It’s finally happening: Pot is at a tipping point. Thirty-three states have legalized medical marijuana, and 10 states and Canada have legalized recreational use. Gwyneth Paltrow and Dr. Oz extoll CBD oils, Francis Ford Coppola is starting a cannabis line, and Molson Coors is looking into nonalcoholic cannabis-infused beverages. (Another sign: More and more people are calling pot by its classier name, cannabis.)
It’s still a volatile market, but the so-called Global Cannabis Stock Index, an exchange for the industry, is gaining traction—a Canadian cannabis ETF reached $1 billion in assets last year—and millions of dollars are pouring into companies like Aurora and the Cronos Group. Meanwhile, Constellation Brands (brewer of Corona beer and distributor of Robert Mondavi wine) announced in November that it will invest another $4 billion in the diversified cannabis company Canopy Growth Corporation.
“The whole U.S. is going to go legal eventually,” says Eric Hippeau, of venture capital firm Lerer Hippeau, an early investor in marijuana startups. “There are projections of $50 billion in the next decade.”
In the middle of this green rush, Adam Bierman and Andrew Modlin stand apart, and not just because they look more like Don Draper than Jeff Spicoli when they’re on CNBC preaching the gospel of grass. They are the CEO and president, respectively, of MedMen, which in eight years has become the largest cannabis company in the U.S., with a valuation of $1.65 billion after going public last spring. “This is not mom-and-pop; this is serious capital,” Hippeau says. “It’s a testament that MedMen is attracting well-funded entrepreneurs.”
The company may end up becoming the Starbucks of pot; it already has flagships on Santa Monica Boulevard and Fifth Avenue. Bierman and Modlin will soon own 69 licenses across the country and will open many more storefronts this year. “There’s going to be a ribbon cutting every week,” Modlin jokes. “We are witnessing the end of prohibition,” says Bierman.
With the destigmatization of weed spreading nationwide, Bierman, 36, and Modlin, 31, are seizing the moment in the manner of Jobs and Wozniak in the ’70s. They’re making marijuana upscale, and their stores and digital platforms are not unlike Apple hubs: places where urbanites buy well-designed, aspirational products that pair well with fitness boutiques, CSAs, and kombucha beer. The slogan of one MedMen marketing campaign: “Forget stoner.”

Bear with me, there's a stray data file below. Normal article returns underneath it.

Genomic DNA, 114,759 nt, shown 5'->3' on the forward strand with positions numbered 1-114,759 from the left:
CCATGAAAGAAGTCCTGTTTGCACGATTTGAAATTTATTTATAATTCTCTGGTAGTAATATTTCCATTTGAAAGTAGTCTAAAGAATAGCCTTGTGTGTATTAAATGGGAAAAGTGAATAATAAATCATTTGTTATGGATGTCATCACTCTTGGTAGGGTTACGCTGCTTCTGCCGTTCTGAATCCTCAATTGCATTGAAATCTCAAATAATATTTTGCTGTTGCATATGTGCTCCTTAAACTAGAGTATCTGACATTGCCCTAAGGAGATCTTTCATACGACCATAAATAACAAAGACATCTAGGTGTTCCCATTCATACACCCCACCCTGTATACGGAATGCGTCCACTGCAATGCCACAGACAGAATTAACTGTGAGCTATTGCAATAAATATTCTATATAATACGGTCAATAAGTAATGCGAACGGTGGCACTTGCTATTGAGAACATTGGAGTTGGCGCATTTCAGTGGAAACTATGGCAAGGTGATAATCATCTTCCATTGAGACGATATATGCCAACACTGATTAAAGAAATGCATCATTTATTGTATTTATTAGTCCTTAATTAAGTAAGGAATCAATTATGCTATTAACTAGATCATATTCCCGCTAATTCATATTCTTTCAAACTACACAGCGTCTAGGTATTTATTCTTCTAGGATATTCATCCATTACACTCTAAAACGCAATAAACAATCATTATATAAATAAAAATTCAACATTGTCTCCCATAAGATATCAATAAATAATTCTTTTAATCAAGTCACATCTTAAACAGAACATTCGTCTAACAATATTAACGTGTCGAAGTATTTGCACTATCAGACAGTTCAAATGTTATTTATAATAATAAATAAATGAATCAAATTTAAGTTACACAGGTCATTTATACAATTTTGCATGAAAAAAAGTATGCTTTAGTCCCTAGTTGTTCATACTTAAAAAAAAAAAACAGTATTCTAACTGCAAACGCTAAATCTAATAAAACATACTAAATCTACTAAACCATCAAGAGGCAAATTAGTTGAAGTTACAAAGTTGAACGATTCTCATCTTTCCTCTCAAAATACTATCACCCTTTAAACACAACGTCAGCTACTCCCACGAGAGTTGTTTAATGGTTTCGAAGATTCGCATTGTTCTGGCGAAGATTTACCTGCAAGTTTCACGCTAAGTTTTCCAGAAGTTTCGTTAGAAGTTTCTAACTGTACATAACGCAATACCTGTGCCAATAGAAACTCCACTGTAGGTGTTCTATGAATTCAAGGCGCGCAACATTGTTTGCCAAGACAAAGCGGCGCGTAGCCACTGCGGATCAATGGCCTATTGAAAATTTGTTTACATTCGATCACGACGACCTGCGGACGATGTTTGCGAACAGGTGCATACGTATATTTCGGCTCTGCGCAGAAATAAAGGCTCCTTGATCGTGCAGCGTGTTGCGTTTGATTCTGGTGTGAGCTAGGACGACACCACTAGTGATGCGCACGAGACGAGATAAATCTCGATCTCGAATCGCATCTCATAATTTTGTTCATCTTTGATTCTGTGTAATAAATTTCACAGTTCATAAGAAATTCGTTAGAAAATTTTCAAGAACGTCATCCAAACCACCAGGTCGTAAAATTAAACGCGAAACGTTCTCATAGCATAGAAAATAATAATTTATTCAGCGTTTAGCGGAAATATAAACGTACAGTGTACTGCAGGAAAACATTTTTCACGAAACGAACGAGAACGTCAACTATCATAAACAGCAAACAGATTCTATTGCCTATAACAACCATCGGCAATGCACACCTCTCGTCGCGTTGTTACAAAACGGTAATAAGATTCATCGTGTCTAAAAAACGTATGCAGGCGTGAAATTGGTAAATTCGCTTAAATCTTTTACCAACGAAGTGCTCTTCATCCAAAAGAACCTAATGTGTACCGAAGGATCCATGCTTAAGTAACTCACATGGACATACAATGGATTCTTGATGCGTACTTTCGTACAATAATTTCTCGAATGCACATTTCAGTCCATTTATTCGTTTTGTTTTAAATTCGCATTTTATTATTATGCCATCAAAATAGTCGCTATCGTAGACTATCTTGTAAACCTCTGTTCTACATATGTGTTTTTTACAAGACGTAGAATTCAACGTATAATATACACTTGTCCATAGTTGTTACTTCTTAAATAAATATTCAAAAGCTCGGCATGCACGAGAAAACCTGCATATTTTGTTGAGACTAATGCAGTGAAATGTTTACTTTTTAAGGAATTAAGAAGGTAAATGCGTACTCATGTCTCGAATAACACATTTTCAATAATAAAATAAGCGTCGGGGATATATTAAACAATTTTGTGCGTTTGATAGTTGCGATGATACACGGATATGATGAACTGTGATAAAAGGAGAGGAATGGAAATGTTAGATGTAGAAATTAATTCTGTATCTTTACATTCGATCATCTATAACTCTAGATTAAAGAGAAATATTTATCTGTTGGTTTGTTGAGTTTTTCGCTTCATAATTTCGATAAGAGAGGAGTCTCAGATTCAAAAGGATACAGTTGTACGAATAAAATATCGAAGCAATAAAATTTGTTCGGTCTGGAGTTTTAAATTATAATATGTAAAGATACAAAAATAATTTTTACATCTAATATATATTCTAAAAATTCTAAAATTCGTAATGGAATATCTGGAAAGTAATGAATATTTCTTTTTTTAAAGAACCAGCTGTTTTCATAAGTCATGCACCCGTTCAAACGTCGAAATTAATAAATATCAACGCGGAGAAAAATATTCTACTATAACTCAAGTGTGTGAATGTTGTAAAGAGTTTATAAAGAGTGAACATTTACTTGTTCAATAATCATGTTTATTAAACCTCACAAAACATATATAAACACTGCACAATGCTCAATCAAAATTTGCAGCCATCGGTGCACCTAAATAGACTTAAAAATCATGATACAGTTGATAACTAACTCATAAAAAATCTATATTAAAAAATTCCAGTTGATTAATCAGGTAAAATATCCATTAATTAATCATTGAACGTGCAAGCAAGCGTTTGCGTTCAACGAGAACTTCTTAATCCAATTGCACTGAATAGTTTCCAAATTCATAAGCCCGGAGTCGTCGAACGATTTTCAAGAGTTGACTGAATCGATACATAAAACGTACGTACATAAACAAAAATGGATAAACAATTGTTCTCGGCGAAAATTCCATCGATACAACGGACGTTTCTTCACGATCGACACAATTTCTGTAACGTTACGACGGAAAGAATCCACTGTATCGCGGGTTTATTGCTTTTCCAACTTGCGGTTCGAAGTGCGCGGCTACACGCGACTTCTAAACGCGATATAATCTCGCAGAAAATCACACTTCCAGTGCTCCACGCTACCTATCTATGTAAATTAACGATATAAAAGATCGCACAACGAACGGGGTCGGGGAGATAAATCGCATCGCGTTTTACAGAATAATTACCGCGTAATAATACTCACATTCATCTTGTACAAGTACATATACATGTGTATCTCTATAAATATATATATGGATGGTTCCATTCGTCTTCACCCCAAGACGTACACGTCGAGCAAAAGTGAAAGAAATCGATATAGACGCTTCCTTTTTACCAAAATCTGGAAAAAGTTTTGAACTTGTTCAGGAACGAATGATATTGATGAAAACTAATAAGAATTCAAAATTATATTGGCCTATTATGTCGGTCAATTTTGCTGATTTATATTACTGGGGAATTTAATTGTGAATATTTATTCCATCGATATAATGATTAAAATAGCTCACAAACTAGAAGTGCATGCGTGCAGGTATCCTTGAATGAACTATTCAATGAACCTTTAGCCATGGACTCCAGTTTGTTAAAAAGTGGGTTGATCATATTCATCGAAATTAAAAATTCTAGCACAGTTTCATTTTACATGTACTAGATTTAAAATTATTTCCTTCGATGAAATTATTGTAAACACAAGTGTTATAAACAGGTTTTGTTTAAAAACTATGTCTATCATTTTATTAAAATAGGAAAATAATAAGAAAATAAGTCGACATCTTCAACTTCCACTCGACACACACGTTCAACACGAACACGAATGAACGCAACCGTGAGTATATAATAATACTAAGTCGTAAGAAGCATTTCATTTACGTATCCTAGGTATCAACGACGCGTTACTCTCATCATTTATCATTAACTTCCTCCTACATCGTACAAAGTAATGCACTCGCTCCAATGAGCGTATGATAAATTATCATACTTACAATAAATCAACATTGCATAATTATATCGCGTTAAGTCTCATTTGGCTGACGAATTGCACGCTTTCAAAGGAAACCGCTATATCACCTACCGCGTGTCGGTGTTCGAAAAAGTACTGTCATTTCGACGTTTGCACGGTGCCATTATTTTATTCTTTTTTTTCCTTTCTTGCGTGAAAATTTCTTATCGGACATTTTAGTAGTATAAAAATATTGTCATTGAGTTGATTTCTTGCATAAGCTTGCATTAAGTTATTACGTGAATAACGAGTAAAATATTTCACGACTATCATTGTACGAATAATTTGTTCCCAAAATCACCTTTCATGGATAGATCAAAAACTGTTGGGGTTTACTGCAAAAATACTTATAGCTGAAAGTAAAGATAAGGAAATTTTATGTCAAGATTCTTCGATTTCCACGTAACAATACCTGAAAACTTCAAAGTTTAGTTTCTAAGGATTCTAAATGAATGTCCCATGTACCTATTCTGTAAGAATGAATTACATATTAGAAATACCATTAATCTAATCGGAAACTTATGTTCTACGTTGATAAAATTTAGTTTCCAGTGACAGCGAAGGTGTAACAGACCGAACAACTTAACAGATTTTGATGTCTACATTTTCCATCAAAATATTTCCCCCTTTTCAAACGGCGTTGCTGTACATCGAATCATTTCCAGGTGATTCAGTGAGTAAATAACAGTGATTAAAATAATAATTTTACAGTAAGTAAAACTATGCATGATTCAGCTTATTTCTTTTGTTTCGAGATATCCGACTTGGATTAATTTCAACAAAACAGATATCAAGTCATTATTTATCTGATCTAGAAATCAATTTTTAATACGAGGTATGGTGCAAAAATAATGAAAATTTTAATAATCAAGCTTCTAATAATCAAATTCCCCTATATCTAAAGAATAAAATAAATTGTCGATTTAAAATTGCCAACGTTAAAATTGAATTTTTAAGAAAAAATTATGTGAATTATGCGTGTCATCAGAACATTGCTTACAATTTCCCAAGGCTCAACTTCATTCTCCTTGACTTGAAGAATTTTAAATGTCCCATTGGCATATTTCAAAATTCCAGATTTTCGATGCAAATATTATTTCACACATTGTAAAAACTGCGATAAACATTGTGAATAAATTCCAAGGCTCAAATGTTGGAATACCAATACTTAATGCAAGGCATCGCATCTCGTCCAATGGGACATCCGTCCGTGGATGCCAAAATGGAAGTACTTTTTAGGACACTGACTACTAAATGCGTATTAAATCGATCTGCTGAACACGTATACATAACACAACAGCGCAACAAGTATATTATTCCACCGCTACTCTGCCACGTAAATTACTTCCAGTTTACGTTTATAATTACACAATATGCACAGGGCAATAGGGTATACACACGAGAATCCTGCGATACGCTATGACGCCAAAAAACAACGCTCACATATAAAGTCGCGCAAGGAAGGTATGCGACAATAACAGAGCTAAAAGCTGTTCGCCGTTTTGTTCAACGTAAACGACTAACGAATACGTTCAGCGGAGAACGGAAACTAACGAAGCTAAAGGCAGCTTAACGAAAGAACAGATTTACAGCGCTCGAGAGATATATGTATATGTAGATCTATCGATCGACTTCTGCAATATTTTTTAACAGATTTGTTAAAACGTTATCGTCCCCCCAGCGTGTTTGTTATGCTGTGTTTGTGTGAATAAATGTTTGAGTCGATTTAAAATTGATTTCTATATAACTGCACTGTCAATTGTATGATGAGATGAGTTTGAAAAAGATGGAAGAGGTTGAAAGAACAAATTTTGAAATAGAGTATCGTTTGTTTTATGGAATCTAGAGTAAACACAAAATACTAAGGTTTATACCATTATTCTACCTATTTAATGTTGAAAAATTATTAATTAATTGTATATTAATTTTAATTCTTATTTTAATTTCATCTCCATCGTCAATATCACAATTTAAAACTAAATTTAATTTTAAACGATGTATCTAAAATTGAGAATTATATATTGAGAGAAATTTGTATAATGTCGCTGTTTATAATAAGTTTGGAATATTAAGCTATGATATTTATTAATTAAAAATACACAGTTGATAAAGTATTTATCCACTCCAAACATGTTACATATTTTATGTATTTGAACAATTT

“For us, it’s about how do we mainstream marijuana where people are ok with other people knowing,” Modlin said.
“I started the business purely for the opportunity,” says Bierman, “but [also] for the medical efficacy, seeing how it touched people. The concept we use as a company is: Why not? Forget the societal constructs and norms, what the world is trying to tell you to do. Let every person decide how they want to live.”
Bierman, a former poli-sci major who once had pro baseball aspirations, and Modlin, who studied painting at UCLA, started a health and wellness design company called ModMen in 2008. (They met at Bierman’s earlier outfit, where Modlin was a 21-year-old intern.) One fateful afternoon they ran into the owner of a dispensary, and she explained how much money she was making. They had an a-ha moment. “We made the o an e and started MedMen,” Modlin says. They had no experience in the pot market, no Harvard Business School degrees, and Adam hadn’t smoked much since eighth grade.
“We were twenty somethings with no network, no wives, husbands or kids,” says Bierman. “We just saw opportunity and attacked it.”
Beyond persuasive marketing and attractive products (with names like Awake, Calm, and Zzz), Bierman and Modlin’s savviest move was unraveling the regulatory knots facing a business whose main product remains illegal under federal law. They didn’t play just in California; they focused on obtaining licenses in more heavily regulated states, like Massachusetts, where licenses are limited, by strategically acquiring established dispensaries.
“Adam knew that this [state-by-state variations] was the way of the future,” explains Modlin, who just bought a modern house in West Hollywood for a cool $3.89 million, a few blocks away from one of MedMen’s flagship L.A. dispensaries.
Along with uncanny timing, Bierman and Modlin have become evangelists in the new Age of Pot Enlightenment. “The phobia of telling people you smoke weed is over,” says Bierman, who is married and has two kids age 3 and 5. “I was at my kids’ soccer game, and a group of moms went over to the side of the field to smoke their vape pens. No one cared. Marijuana is coming out of the shadows, and now we can do it together.”